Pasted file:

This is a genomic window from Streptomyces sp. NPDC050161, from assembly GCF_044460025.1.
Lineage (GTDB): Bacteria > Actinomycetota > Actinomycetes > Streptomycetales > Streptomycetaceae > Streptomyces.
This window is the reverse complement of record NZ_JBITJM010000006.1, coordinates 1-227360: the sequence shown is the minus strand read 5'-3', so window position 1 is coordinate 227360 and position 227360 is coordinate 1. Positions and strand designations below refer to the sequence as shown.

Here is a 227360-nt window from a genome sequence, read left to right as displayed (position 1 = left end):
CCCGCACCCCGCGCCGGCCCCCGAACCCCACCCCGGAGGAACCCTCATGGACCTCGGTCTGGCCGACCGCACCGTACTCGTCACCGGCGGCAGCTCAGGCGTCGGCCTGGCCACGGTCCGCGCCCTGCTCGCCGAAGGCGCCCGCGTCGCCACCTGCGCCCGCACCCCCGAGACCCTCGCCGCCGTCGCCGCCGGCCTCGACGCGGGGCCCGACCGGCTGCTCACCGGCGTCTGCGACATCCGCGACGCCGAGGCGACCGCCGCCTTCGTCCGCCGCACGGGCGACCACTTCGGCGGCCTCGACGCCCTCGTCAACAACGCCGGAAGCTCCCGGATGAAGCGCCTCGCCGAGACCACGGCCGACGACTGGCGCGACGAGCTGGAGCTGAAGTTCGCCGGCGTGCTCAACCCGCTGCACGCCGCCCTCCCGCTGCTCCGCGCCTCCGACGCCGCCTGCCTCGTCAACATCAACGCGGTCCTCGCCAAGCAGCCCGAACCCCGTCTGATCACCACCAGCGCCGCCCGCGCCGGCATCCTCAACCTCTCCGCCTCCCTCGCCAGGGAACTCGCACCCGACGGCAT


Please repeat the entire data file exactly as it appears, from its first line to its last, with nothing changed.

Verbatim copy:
This is a genomic window from Streptomyces sp. NPDC050161, from assembly GCF_044460025.1.
Lineage (GTDB): Bacteria > Actinomycetota > Actinomycetes > Streptomycetales > Streptomycetaceae > Streptomyces.
This window is the reverse complement of record NZ_JBITJM010000006.1, coordinates 1-227360: the sequence shown is the minus strand read 5'-3', so window position 1 is coordinate 227360 and position 227360 is coordinate 1. Positions and strand designations below refer to the sequence as shown.

Here is a 227360-nt window from a genome sequence, read left to right as displayed (position 1 = left end):
CCCGCACCCCGCGCCGGCCCCCGAACCCCACCCCGGAGGAACCCTCATGGACCTCGGTCTGGCCGACCGCACCGTACTCGTCACCGGCGGCAGCTCAGGCGTCGGCCTGGCCACGGTCCGCGCCCTGCTCGCCGAAGGCGCCCGCGTCGCCACCTGCGCCCGCACCCCCGAGACCCTCGCCGCCGTCGCCGCCGGCCTCGACGCGGGGCCCGACCGGCTGCTCACCGGCGTCTGCGACATCCGCGACGCCGAGGCGACCGCCGCCTTCGTCCGCCGCACGGGCGACCACTTCGGCGGCCTCGACGCCCTCGTCAACAACGCCGGAAGCTCCCGGATGAAGCGCCTCGCCGAGACCACGGCCGACGACTGGCGCGACGAGCTGGAGCTGAAGTTCGCCGGCGTGCTCAACCCGCTGCACGCCGCCCTCCCGCTGCTCCGCGCCTCCGACGCCGCCTGCCTCGTCAACATCAACGCGGTCCTCGCCAAGCAGCCCGAACCCCGTCTGATCACCACCAGCGCCGCCCGCGCCGGCATCCTCAACCTCTCCGCCTCCCTCGCCAGGGAACTCGCACCCGACGGCAT